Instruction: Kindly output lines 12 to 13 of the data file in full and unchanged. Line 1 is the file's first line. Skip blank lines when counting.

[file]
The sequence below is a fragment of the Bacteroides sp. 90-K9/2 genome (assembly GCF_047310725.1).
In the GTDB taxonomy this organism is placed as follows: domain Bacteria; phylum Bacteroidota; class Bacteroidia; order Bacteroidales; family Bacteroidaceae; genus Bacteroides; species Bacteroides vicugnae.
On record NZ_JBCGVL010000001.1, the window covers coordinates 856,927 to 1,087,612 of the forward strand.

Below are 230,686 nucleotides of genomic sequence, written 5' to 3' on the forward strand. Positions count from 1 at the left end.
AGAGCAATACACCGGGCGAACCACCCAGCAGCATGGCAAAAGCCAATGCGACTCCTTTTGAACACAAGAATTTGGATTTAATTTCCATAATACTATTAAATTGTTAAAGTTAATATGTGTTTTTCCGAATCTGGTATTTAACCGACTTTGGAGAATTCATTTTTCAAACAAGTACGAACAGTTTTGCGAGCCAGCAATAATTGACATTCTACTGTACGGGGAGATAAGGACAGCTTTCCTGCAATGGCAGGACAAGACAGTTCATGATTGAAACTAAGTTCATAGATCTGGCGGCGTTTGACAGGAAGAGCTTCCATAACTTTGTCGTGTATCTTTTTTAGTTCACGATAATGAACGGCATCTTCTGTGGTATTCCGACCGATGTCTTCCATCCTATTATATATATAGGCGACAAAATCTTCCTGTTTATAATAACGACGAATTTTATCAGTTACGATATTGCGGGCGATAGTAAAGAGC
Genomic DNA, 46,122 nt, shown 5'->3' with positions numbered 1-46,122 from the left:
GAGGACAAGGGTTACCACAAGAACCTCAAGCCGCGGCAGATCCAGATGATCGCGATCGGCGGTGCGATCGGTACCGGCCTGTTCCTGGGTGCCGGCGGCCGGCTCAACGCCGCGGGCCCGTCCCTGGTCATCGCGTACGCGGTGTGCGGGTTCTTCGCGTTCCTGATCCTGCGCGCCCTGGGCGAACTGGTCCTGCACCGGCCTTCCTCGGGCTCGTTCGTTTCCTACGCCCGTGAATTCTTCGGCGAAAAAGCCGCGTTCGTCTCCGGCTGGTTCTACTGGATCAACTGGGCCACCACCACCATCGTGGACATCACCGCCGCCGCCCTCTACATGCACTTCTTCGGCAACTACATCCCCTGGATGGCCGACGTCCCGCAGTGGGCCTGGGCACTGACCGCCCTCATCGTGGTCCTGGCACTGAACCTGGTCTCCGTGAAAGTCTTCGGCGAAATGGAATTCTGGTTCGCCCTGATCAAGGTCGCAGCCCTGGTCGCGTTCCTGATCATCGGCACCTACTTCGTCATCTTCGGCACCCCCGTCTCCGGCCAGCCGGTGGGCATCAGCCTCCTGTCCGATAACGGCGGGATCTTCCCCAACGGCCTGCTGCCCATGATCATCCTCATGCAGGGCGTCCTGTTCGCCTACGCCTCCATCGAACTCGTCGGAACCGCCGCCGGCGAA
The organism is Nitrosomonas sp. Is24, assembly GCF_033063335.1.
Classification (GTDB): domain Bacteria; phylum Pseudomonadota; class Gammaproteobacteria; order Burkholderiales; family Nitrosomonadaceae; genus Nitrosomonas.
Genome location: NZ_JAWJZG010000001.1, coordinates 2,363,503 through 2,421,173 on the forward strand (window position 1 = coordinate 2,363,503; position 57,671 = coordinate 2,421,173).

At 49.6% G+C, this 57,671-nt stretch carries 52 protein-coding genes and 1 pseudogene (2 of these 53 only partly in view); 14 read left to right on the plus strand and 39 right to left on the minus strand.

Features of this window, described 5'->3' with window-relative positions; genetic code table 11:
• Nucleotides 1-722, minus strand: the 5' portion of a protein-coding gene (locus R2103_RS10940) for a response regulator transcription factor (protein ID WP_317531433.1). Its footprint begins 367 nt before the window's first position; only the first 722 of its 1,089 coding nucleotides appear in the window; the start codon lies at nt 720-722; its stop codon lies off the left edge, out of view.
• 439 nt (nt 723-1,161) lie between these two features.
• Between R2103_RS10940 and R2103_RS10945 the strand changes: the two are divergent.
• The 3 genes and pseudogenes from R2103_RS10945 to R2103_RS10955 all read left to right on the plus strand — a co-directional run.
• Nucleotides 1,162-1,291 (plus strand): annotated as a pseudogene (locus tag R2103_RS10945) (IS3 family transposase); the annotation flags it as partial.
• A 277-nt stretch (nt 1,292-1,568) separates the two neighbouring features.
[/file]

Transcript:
Features of this window, described 5'->3' with window-relative positions; genetic code table 11:
• Nucleotides 1-722, minus strand: the 5' portion of a protein-coding gene (locus R2103_RS10940) for a response regulator transcription factor (protein ID WP_317531433.1). Its footprint begins 367 nt before the window's first position; only the first 722 of its 1,089 coding nucleotides appear in the window; the start codon lies at nt 720-722; its stop codon lies off the left edge, out of view.